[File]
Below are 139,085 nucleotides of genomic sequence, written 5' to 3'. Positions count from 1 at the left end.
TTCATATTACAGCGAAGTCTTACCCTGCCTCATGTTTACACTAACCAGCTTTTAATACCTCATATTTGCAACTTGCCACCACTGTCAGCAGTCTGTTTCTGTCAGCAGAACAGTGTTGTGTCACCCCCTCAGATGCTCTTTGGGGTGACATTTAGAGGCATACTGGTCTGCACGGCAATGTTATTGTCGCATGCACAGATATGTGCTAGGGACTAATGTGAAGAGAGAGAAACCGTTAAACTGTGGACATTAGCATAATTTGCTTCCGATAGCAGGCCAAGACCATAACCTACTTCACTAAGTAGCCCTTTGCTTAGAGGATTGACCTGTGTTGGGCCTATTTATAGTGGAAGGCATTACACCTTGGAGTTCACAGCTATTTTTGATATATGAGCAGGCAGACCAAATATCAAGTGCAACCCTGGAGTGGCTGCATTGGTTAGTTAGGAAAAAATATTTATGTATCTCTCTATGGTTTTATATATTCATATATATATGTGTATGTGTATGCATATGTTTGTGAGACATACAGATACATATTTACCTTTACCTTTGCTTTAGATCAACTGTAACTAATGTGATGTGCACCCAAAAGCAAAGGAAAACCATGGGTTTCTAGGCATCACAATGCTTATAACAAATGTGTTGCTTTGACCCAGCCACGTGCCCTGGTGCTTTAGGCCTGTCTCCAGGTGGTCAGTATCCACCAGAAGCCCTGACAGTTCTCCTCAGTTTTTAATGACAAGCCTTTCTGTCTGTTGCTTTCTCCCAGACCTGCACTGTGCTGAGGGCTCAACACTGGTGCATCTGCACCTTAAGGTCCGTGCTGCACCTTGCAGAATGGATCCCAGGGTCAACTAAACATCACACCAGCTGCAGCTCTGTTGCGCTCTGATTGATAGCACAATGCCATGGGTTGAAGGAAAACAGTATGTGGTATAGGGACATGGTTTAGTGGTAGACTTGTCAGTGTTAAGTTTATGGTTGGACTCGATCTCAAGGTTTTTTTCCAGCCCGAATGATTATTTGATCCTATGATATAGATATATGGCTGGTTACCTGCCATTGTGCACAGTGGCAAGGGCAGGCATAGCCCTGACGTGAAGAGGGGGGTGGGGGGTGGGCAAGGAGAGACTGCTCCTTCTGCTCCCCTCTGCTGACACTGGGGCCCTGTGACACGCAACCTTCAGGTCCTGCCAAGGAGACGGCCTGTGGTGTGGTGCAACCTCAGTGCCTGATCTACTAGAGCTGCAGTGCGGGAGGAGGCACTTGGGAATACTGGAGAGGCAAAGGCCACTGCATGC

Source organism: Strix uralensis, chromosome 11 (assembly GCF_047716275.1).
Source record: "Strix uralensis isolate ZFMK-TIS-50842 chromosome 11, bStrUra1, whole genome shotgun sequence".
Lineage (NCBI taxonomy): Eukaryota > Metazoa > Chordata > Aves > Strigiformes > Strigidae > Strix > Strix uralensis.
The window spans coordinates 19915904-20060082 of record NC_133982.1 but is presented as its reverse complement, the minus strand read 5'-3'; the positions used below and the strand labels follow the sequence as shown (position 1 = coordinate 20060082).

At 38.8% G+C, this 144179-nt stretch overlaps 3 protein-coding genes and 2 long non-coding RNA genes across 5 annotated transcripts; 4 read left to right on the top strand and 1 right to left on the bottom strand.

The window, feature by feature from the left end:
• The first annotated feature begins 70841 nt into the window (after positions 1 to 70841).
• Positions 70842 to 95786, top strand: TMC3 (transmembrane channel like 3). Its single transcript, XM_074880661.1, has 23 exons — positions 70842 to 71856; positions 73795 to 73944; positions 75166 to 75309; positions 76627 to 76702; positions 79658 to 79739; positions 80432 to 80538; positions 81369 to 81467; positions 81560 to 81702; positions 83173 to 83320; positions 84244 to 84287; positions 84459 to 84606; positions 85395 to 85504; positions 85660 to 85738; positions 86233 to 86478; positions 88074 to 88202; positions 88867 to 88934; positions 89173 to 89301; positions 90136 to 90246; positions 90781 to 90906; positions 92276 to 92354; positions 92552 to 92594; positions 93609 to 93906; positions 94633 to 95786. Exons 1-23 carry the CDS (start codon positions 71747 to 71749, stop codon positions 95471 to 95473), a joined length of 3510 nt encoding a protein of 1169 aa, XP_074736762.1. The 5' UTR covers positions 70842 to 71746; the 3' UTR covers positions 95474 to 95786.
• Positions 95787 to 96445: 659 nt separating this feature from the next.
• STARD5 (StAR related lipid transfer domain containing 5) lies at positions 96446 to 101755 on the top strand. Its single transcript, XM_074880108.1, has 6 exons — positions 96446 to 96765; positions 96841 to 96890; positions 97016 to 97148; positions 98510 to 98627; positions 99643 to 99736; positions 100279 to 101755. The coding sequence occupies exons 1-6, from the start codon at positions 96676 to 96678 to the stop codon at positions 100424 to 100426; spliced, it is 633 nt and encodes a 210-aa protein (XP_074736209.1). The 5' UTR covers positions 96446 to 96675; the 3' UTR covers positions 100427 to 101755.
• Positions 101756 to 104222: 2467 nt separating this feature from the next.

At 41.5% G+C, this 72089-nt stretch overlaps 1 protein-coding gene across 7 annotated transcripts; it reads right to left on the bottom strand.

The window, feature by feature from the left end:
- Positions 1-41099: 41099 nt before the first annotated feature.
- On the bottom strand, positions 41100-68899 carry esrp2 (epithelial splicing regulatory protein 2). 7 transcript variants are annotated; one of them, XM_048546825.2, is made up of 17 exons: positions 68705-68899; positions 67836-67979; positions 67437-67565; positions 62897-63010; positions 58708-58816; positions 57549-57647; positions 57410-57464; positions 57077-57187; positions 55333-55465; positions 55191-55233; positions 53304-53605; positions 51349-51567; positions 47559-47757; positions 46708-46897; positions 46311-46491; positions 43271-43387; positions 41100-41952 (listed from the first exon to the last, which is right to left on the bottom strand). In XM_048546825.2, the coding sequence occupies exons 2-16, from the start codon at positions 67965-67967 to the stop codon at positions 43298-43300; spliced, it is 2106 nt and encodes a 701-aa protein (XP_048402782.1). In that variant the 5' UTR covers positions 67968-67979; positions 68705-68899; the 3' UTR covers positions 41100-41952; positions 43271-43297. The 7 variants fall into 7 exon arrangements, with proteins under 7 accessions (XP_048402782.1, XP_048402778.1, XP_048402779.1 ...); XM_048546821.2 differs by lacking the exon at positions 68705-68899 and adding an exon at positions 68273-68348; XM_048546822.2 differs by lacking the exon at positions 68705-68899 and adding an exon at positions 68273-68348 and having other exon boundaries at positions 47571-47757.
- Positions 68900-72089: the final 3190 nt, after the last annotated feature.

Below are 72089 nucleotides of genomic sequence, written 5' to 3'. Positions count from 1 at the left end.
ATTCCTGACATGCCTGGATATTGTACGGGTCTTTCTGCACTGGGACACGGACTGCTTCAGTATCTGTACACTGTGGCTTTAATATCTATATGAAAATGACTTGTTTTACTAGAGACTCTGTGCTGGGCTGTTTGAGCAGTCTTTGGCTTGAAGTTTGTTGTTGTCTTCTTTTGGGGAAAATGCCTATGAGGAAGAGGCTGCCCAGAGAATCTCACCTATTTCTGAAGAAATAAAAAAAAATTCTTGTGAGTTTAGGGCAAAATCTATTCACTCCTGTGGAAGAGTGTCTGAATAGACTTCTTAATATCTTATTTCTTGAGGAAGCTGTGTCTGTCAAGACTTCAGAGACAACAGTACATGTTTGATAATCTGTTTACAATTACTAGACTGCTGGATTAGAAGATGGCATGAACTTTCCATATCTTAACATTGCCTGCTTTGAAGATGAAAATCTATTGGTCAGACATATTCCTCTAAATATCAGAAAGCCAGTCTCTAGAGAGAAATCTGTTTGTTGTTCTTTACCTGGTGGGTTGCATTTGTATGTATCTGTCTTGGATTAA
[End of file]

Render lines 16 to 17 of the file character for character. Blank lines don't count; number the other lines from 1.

- Positions 1-41099: 41099 nt before the first annotated feature.
- On the bottom strand, positions 41100-68899 carry esrp2 (epithelial splicing regulatory protein 2). 7 transcript variants are annotated; one of them, XM_048546825.2, is made up of 17 exons: positions 68705-68899; positions 67836-67979; positions 67437-67565; positions 62897-63010; positions 58708-58816; positions 57549-57647; positions 57410-57464; positions 57077-57187; positions 55333-55465; positions 55191-55233; positions 53304-53605; positions 51349-51567; positions 47559-47757; positions 46708-46897; positions 46311-46491; positions 43271-43387; positions 41100-41952 (listed from the first exon to the last, which is right to left on the bottom strand). In XM_048546825.2, the coding sequence occupies exons 2-16, from the start codon at positions 67965-67967 to the stop codon at positions 43298-43300; spliced, it is 2106 nt and encodes a 701-aa protein (XP_048402782.1). In that variant the 5' UTR covers positions 67968-67979; positions 68705-68899; the 3' UTR covers positions 41100-41952; positions 43271-43297. The 7 variants fall into 7 exon arrangements, with proteins under 7 accessions (XP_048402782.1, XP_048402778.1, XP_048402779.1 ...); XM_048546821.2 differs by lacking the exon at positions 68705-68899 and adding an exon at positions 68273-68348; XM_048546822.2 differs by lacking the exon at positions 68705-68899 and adding an exon at positions 68273-68348 and having other exon boundaries at positions 47571-47757.